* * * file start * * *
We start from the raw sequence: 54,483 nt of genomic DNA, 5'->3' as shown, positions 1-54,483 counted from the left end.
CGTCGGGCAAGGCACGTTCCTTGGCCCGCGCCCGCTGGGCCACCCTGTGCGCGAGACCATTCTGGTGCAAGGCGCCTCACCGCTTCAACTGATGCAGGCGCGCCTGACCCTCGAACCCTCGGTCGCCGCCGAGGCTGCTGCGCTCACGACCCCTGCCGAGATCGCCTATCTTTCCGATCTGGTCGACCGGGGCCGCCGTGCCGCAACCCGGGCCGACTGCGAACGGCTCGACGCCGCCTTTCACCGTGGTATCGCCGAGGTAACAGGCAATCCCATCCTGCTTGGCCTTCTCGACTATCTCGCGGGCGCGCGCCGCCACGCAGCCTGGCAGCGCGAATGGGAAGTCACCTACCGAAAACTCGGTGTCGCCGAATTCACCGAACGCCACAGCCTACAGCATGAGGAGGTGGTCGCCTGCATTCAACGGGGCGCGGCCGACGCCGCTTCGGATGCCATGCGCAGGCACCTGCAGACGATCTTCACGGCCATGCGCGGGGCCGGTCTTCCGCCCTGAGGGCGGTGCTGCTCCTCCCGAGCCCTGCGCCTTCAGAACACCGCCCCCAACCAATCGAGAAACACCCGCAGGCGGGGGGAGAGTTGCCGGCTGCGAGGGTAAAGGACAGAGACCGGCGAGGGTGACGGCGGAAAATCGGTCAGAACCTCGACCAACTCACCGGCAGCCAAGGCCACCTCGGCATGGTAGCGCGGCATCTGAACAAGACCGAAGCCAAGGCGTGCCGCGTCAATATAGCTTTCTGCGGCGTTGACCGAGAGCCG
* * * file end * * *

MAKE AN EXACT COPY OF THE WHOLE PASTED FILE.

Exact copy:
We start from the raw sequence: 54,483 nt of genomic DNA, 5'->3' as shown, positions 1-54,483 counted from the left end.
CGTCGGGCAAGGCACGTTCCTTGGCCCGCGCCCGCTGGGCCACCCTGTGCGCGAGACCATTCTGGTGCAAGGCGCCTCACCGCTTCAACTGATGCAGGCGCGCCTGACCCTCGAACCCTCGGTCGCCGCCGAGGCTGCTGCGCTCACGACCCCTGCCGAGATCGCCTATCTTTCCGATCTGGTCGACCGGGGCCGCCGTGCCGCAACCCGGGCCGACTGCGAACGGCTCGACGCCGCCTTTCACCGTGGTATCGCCGAGGTAACAGGCAATCCCATCCTGCTTGGCCTTCTCGACTATCTCGCGGGCGCGCGCCGCCACGCAGCCTGGCAGCGCGAATGGGAAGTCACCTACCGAAAACTCGGTGTCGCCGAATTCACCGAACGCCACAGCCTACAGCATGAGGAGGTGGTCGCCTGCATTCAACGGGGCGCGGCCGACGCCGCTTCGGATGCCATGCGCAGGCACCTGCAGACGATCTTCACGGCCATGCGCGGGGCCGGTCTTCCGCCCTGAGGGCGGTGCTGCTCCTCCCGAGCCCTGCGCCTTCAGAACACCGCCCCCAACCAATCGAGAAACACCCGCAGGCGGGGGGAGAGTTGCCGGCTGCGAGGGTAAAGGACAGAGACCGGCGAGGGTGACGGCGGAAAATCGGTCAGAACCTCGACCAACTCACCGGCAGCCAAGGCCACCTCGGCATGGTAGCGCGGCATCTGAACAAGACCGAAGCCAAGGCGTGCCGCGTCAATATAGCTTTCTGCGGCGTTGACCGAGAGCCG